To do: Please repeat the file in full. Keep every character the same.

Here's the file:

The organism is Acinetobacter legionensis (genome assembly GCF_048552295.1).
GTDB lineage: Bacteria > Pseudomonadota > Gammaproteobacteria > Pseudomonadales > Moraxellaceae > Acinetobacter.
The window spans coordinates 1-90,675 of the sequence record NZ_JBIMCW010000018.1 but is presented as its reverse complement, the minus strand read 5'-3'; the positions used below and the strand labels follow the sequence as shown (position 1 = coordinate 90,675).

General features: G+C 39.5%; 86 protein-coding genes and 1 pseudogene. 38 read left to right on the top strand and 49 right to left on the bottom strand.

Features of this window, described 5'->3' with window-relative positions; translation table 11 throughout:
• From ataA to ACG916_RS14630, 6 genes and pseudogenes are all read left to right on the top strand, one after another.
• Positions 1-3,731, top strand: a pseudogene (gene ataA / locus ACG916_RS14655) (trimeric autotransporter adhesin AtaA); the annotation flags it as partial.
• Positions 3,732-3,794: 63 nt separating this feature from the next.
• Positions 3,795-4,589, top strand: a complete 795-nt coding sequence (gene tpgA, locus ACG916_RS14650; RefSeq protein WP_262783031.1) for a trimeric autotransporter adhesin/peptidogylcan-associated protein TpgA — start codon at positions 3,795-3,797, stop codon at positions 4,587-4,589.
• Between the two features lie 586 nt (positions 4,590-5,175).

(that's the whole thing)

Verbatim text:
The organism is Acinetobacter legionensis (genome assembly GCF_048552295.1).
GTDB lineage: Bacteria > Pseudomonadota > Gammaproteobacteria > Pseudomonadales > Moraxellaceae > Acinetobacter.
The window spans coordinates 1-90,675 of the sequence record NZ_JBIMCW010000018.1 but is presented as its reverse complement, the minus strand read 5'-3'; the positions used below and the strand labels follow the sequence as shown (position 1 = coordinate 90,675).

General features: G+C 39.5%; 86 protein-coding genes and 1 pseudogene. 38 read left to right on the top strand and 49 right to left on the bottom strand.

Features of this window, described 5'->3' with window-relative positions; translation table 11 throughout:
• From ataA to ACG916_RS14630, 6 genes and pseudogenes are all read left to right on the top strand, one after another.
• Positions 1-3,731, top strand: a pseudogene (gene ataA / locus ACG916_RS14655) (trimeric autotransporter adhesin AtaA); the annotation flags it as partial.
• Positions 3,732-3,794: 63 nt separating this feature from the next.
• Positions 3,795-4,589, top strand: a complete 795-nt coding sequence (gene tpgA, locus ACG916_RS14650; RefSeq protein WP_262783031.1) for a trimeric autotransporter adhesin/peptidogylcan-associated protein TpgA — start codon at positions 3,795-3,797, stop codon at positions 4,587-4,589.
• Between the two features lie 586 nt (positions 4,590-5,175).